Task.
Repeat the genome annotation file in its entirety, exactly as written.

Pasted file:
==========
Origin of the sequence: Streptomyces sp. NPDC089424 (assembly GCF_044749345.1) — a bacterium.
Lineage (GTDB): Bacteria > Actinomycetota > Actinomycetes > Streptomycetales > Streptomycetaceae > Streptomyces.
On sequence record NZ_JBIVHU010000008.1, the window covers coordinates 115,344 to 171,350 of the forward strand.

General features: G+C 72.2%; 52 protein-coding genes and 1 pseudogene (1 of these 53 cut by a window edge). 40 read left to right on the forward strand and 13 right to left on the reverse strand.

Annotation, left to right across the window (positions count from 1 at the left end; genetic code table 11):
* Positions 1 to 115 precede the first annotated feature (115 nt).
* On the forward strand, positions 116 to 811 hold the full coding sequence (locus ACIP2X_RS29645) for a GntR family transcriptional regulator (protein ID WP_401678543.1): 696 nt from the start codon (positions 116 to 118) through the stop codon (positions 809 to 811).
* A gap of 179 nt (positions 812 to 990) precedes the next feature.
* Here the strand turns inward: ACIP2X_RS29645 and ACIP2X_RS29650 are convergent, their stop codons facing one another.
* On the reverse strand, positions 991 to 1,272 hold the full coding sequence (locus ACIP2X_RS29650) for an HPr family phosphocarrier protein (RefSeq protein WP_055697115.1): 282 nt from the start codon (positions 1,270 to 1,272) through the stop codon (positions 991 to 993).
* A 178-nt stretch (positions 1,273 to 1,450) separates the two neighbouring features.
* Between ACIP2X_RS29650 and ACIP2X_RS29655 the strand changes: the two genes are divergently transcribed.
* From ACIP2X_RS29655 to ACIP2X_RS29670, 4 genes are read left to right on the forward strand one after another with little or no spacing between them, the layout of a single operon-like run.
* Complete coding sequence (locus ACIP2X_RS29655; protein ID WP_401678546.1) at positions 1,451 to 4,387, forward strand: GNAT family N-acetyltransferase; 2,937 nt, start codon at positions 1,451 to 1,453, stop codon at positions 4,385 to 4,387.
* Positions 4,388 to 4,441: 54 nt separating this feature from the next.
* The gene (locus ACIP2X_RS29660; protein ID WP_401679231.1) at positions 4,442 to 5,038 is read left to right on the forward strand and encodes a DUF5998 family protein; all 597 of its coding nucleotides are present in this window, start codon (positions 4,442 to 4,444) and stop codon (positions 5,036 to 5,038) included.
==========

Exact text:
Origin of the sequence: Streptomyces sp. NPDC089424 (assembly GCF_044749345.1) — a bacterium.
Lineage (GTDB): Bacteria > Actinomycetota > Actinomycetes > Streptomycetales > Streptomycetaceae > Streptomyces.
On sequence record NZ_JBIVHU010000008.1, the window covers coordinates 115,344 to 171,350 of the forward strand.

General features: G+C 72.2%; 52 protein-coding genes and 1 pseudogene (1 of these 53 cut by a window edge). 40 read left to right on the forward strand and 13 right to left on the reverse strand.

Annotation, left to right across the window (positions count from 1 at the left end; genetic code table 11):
* Positions 1 to 115 precede the first annotated feature (115 nt).
* On the forward strand, positions 116 to 811 hold the full coding sequence (locus ACIP2X_RS29645) for a GntR family transcriptional regulator (protein ID WP_401678543.1): 696 nt from the start codon (positions 116 to 118) through the stop codon (positions 809 to 811).
* A gap of 179 nt (positions 812 to 990) precedes the next feature.
* Here the strand turns inward: ACIP2X_RS29645 and ACIP2X_RS29650 are convergent, their stop codons facing one another.
* On the reverse strand, positions 991 to 1,272 hold the full coding sequence (locus ACIP2X_RS29650) for an HPr family phosphocarrier protein (RefSeq protein WP_055697115.1): 282 nt from the start codon (positions 1,270 to 1,272) through the stop codon (positions 991 to 993).
* A 178-nt stretch (positions 1,273 to 1,450) separates the two neighbouring features.
* Between ACIP2X_RS29650 and ACIP2X_RS29655 the strand changes: the two genes are divergently transcribed.
* From ACIP2X_RS29655 to ACIP2X_RS29670, 4 genes are read left to right on the forward strand one after another with little or no spacing between them, the layout of a single operon-like run.
* Complete coding sequence (locus ACIP2X_RS29655; protein ID WP_401678546.1) at positions 1,451 to 4,387, forward strand: GNAT family N-acetyltransferase; 2,937 nt, start codon at positions 1,451 to 1,453, stop codon at positions 4,385 to 4,387.
* Positions 4,388 to 4,441: 54 nt separating this feature from the next.
* The gene (locus ACIP2X_RS29660; protein ID WP_401679231.1) at positions 4,442 to 5,038 is read left to right on the forward strand and encodes a DUF5998 family protein; all 597 of its coding nucleotides are present in this window, start codon (positions 4,442 to 4,444) and stop codon (positions 5,036 to 5,038) included.